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Transit on film: Seat Ibiza car commercial

Transit on film: Seat Ibiza car commercial

Here’s a commercial for a Spanish compact car Seat Ibiza, shot partly on a Mark I SkyTrain at Waterfront Station in 2006.

First, I don’t speak Spanish so I’m wondering how the polar bear concept relates to the car in question. Could anyone enlighten us on what they’re saying in the ad?

Second: why yes, that is a polar bear in Waterfront Station! Bill Knight, whose many duties include managing film requests and supervising film shoots on our property, has a story to tell about that.

We were approached by a production company based in Toronto that was planning on shooting some scenes for a commercial in a “subway type station.” Nothing unusual there. At the
end of their first email they asked “We are looking to bring a polar bear onto the platform. Has this been done before? Is it even allowed?” OK—this is different.

The commercial was for a European car manufacturer. The concept was someone dealing with an obsession; in this case seeing a white bear wherever he went. After gathering some more information from the production company, I approached SkyTrain to see whether we would even “entertain” the possibility. The subject line for my email said it all “Just when you thought you had heard it all…Filming Request” They were not talking about a guy in a suit, but a real live 800 lb polar bear. Lots of safety precautions were discussed for us and for the bear. We certainly didn’t want to put anyone, bear included, at risk and felt it would be rather hard to explain to our riders, should something occur, that SkyTrain was not operating that morning because there was a polar bear stuck in the station.

Not only did they wish to get the bear into the station, they wanted it to board the train. We discussed possible damage to the interior, just by having an 800 lb object bumping into things. Safety, for staff and crew was a primary consideration, however, we were also very aware of the welfare of the bear itself; something that was written into the final contract. There was also the challenge of how do you get the bear down into the station? Stairs, escalator, elevator?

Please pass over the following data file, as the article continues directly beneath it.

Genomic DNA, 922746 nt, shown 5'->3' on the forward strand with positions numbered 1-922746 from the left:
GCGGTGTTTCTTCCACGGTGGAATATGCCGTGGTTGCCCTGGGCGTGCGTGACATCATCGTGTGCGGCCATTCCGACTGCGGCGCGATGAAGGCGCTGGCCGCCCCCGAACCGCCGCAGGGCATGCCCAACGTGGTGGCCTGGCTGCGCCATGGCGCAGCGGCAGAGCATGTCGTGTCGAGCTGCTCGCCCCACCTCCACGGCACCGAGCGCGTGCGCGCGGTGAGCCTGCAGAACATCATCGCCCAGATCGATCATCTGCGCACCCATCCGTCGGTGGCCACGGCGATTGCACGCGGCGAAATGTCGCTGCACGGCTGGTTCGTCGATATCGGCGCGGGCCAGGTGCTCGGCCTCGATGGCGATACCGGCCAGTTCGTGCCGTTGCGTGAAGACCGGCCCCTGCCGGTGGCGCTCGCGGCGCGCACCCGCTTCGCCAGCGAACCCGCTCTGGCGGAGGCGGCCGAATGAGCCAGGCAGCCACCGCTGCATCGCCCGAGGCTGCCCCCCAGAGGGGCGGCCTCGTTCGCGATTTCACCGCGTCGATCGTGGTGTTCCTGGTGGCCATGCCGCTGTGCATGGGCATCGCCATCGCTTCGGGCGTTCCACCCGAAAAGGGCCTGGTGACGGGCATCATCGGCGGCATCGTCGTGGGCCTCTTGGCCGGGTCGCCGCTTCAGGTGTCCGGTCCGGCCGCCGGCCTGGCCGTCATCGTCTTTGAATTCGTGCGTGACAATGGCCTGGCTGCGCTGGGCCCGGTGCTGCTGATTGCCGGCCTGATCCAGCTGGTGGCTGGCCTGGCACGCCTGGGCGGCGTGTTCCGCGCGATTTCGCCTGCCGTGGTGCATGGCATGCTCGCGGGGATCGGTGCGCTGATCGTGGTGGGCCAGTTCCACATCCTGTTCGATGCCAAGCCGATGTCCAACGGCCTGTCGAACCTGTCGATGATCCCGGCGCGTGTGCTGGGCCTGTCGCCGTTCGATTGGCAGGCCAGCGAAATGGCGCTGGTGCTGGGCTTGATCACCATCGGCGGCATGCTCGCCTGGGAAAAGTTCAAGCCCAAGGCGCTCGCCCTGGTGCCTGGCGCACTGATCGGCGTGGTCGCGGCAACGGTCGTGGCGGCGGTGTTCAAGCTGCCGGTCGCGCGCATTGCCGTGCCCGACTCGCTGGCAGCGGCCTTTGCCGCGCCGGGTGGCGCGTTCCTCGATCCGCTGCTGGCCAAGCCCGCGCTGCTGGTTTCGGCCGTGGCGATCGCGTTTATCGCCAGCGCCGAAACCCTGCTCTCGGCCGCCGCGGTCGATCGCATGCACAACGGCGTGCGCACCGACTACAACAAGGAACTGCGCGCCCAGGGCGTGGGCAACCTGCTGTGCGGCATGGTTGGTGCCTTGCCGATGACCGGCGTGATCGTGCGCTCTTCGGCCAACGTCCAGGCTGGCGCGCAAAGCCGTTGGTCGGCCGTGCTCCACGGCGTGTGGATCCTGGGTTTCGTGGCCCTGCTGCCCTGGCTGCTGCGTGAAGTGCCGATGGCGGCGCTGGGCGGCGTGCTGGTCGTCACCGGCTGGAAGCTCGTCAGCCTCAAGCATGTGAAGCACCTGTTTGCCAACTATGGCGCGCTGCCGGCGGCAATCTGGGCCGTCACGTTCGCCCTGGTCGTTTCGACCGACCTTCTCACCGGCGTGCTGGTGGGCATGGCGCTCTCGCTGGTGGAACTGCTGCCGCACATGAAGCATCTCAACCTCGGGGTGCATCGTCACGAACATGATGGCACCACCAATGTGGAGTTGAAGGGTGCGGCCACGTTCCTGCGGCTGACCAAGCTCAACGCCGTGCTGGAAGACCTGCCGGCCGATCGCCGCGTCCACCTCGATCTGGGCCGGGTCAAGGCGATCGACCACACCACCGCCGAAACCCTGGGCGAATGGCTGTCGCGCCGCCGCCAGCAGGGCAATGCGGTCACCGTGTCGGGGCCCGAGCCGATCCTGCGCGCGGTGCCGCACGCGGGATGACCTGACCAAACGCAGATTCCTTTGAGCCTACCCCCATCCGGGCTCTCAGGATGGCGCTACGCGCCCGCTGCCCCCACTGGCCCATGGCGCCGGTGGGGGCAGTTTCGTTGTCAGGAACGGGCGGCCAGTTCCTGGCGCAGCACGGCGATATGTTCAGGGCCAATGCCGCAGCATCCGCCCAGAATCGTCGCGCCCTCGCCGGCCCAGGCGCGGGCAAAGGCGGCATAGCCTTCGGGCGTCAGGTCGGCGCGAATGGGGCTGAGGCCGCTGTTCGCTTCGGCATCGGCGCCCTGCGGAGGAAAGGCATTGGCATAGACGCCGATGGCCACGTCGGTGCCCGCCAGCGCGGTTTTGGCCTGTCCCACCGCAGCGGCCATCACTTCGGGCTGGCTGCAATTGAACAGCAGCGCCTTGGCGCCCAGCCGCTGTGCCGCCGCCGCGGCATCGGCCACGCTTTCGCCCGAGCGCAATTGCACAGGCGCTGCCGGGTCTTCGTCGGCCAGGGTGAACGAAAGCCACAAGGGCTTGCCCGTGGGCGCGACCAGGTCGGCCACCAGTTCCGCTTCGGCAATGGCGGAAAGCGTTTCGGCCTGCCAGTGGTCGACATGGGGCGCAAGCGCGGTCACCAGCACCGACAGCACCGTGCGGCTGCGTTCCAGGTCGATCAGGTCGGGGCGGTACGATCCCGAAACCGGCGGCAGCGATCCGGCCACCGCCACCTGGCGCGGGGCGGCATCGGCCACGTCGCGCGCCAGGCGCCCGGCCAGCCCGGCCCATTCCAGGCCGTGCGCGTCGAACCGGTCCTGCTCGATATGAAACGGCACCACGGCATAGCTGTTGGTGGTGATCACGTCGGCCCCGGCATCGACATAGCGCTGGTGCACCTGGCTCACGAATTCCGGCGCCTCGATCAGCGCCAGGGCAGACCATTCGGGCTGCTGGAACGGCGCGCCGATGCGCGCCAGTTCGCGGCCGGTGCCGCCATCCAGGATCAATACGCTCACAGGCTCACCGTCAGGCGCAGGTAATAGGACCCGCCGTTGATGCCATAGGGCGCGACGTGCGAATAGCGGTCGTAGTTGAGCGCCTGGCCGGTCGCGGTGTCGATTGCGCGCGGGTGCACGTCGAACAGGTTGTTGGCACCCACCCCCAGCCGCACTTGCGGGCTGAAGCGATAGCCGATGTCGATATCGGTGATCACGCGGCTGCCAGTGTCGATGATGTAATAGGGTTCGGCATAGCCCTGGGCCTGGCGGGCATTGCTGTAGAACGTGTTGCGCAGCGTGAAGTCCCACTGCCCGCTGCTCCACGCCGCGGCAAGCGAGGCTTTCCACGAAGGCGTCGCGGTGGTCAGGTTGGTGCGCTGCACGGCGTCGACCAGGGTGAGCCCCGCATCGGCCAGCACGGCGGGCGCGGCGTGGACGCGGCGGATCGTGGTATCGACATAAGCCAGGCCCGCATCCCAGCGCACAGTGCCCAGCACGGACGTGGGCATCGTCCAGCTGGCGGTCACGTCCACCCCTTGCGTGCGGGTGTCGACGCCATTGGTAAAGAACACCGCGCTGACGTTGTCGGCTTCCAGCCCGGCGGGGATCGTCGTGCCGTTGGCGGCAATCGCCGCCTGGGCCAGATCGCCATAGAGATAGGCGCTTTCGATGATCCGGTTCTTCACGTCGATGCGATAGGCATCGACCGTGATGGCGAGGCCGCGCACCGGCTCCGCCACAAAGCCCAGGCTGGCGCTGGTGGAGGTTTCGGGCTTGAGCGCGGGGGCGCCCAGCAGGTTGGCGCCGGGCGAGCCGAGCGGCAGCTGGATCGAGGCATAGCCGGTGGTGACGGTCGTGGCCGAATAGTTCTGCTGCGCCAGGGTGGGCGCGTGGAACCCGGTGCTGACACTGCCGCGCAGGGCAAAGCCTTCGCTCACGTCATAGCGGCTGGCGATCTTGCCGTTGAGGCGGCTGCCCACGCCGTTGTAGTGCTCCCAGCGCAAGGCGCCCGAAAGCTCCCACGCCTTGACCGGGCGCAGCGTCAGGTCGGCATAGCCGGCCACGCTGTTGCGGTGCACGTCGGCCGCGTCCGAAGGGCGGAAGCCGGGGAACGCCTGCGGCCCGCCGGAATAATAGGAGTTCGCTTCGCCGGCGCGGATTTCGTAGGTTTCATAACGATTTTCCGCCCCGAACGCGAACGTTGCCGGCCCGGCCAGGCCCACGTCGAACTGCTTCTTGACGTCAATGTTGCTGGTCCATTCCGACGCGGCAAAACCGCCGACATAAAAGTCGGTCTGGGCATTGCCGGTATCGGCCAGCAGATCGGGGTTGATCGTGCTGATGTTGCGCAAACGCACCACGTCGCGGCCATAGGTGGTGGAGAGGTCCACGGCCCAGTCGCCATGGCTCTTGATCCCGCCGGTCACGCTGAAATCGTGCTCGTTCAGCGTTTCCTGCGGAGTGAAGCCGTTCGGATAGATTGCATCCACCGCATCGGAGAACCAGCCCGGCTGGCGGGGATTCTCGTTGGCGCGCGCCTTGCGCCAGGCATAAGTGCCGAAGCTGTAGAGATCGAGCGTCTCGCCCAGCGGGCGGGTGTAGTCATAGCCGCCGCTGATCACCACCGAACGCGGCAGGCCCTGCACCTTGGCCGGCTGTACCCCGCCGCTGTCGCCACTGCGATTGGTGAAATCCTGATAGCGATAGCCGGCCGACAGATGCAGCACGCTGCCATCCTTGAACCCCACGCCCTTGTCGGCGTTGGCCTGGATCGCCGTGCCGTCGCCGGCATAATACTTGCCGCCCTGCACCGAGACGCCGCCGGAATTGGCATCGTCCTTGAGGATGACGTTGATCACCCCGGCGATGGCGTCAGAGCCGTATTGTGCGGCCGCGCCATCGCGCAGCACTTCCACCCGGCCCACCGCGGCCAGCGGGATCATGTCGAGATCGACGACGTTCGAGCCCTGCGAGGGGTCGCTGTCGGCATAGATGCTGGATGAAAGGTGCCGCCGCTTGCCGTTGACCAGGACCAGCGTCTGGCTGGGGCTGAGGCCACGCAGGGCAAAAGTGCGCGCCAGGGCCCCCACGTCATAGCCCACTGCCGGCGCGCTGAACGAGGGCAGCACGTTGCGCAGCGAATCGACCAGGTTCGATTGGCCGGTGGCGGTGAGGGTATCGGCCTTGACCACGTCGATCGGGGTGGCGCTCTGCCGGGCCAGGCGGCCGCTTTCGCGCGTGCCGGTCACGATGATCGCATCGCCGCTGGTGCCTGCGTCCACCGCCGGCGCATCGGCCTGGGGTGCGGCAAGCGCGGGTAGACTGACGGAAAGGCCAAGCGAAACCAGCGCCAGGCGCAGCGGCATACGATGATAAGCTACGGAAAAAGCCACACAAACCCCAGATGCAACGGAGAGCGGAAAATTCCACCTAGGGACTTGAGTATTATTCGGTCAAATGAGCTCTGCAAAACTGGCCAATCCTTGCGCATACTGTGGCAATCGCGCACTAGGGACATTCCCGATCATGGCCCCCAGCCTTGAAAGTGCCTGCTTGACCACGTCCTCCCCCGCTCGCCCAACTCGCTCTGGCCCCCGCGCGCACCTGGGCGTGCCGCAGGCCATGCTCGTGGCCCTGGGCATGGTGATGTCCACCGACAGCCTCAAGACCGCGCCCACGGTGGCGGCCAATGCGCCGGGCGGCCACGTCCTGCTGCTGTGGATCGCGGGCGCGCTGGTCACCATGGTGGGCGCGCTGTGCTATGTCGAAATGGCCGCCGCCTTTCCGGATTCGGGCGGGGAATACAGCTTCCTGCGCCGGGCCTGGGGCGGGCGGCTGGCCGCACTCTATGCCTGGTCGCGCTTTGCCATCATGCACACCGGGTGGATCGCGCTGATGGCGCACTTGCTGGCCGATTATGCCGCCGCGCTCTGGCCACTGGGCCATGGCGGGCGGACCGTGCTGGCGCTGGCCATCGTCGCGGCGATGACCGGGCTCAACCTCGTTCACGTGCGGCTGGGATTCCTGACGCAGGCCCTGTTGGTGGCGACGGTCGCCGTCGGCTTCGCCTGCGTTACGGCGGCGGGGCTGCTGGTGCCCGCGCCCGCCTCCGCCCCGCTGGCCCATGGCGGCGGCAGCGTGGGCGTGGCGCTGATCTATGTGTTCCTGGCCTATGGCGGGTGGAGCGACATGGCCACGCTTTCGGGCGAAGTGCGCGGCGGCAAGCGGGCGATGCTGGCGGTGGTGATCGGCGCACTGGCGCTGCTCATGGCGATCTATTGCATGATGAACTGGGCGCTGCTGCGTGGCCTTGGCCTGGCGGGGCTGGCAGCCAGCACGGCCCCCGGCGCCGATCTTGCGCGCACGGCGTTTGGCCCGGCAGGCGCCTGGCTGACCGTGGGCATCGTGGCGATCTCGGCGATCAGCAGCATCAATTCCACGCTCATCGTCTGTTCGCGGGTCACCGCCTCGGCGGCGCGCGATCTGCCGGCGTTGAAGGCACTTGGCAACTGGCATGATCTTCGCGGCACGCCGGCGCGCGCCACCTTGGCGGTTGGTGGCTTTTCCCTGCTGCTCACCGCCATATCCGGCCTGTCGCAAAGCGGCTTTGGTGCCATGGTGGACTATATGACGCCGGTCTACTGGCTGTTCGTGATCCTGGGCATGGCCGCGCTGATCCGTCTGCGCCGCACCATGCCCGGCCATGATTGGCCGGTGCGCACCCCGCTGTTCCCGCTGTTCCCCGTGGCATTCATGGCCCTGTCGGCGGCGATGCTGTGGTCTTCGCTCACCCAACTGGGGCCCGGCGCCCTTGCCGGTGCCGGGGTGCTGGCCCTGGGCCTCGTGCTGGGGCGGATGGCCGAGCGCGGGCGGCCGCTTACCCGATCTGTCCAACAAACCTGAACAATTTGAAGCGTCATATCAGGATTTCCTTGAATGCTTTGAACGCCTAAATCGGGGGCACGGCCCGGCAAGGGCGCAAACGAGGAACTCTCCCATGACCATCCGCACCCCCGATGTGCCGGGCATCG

After much discussion, including nixing the idea of the bear boarding the train, we were able to come to agreement with the production company.

Filming was set for the Easter weekend 2006, after the end of service. The production company brought their vehicles and a large crew close to midnight to start setup. As with any large production, the actors normally have their own portable dressing rooms. The bear was no exception. A very large trailer was pulled up adjacent to the Howe Street entrance (complete with private pool) which was the temporary home for our star. This was not the first acting job for our bear, she also had also had a starring role, as a polar bear cub, in a motion picture a few years before.

Filming proceeded without our star for the first couple of hours. Then, setup commenced for her big scene. A containment fence was setup around the perimeter of the platform and handlers assigned. Any food that might have been brought into the station was removed, including any crumbs dumped in the garbage cans. Safety was foremost in mind. With the exception of key personnel, everyone was located to a safe place on the train, away from the planned shoot. We now just had to wait for our star to make her way down into the station… Anticipation, waiting, waiting…

And then. Nothing. It seemed that our star had been at another shoot earlier in the day (the Laundromat) and was a little tired. That coupled with a fact the production company had wrestled with during a site visit earlier that week. It seems that polar bear paws are much bigger than human feet and she simply had problems with the stairs. After a few steps she decided she didn’t want to go down into the station. Everyone was fine with that (although we were all disappointed not to meet her).

A green screen was eventually used to put the polar bear in Waterfront Station.
A green screen was eventually used to put the polar bear in Waterfront Station.

Plan B then swung into action. A “green screen” was quickly assembled on the station platform and a guy dressed in a very bad bear costume was positioned in front of the screen. The last few shots were made and the production wrapped. Of course, the green screen was for a digital composite to be made of either the real bear, or a computer-generated version, inserted in post production.

I did get to meet the star briefly as the crew were wrapping; she was enjoying a few healthy snacks and ready for a swim in her pool. Ahhhhh the life of a star!


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